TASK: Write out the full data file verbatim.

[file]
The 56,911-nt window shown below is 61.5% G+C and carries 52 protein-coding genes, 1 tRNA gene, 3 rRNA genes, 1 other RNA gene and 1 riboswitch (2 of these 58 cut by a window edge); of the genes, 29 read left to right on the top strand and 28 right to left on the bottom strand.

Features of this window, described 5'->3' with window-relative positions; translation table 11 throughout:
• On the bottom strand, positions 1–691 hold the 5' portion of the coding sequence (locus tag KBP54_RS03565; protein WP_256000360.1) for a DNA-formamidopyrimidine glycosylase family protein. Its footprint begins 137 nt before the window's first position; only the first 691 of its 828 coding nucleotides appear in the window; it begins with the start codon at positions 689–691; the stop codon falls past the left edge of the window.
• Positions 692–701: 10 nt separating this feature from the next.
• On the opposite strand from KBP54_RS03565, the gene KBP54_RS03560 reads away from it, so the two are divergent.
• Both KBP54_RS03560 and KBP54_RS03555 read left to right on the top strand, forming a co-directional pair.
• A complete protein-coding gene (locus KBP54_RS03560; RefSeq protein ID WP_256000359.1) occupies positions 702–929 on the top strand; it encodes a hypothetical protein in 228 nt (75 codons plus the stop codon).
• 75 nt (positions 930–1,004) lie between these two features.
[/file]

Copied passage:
The 56,911-nt window shown below is 61.5% G+C and carries 52 protein-coding genes, 1 tRNA gene, 3 rRNA genes, 1 other RNA gene and 1 riboswitch (2 of these 58 cut by a window edge); of the genes, 29 read left to right on the top strand and 28 right to left on the bottom strand.

Features of this window, described 5'->3' with window-relative positions; translation table 11 throughout:
• On the bottom strand, positions 1–691 hold the 5' portion of the coding sequence (locus tag KBP54_RS03565; protein WP_256000360.1) for a DNA-formamidopyrimidine glycosylase family protein. Its footprint begins 137 nt before the window's first position; only the first 691 of its 828 coding nucleotides appear in the window; it begins with the start codon at positions 689–691; the stop codon falls past the left edge of the window.
• Positions 692–701: 10 nt separating this feature from the next.
• On the opposite strand from KBP54_RS03565, the gene KBP54_RS03560 reads away from it, so the two are divergent.
• Both KBP54_RS03560 and KBP54_RS03555 read left to right on the top strand, forming a co-directional pair.
• A complete protein-coding gene (locus KBP54_RS03560; RefSeq protein ID WP_256000359.1) occupies positions 702–929 on the top strand; it encodes a hypothetical protein in 228 nt (75 codons plus the stop codon).
• 75 nt (positions 930–1,004) lie between these two features.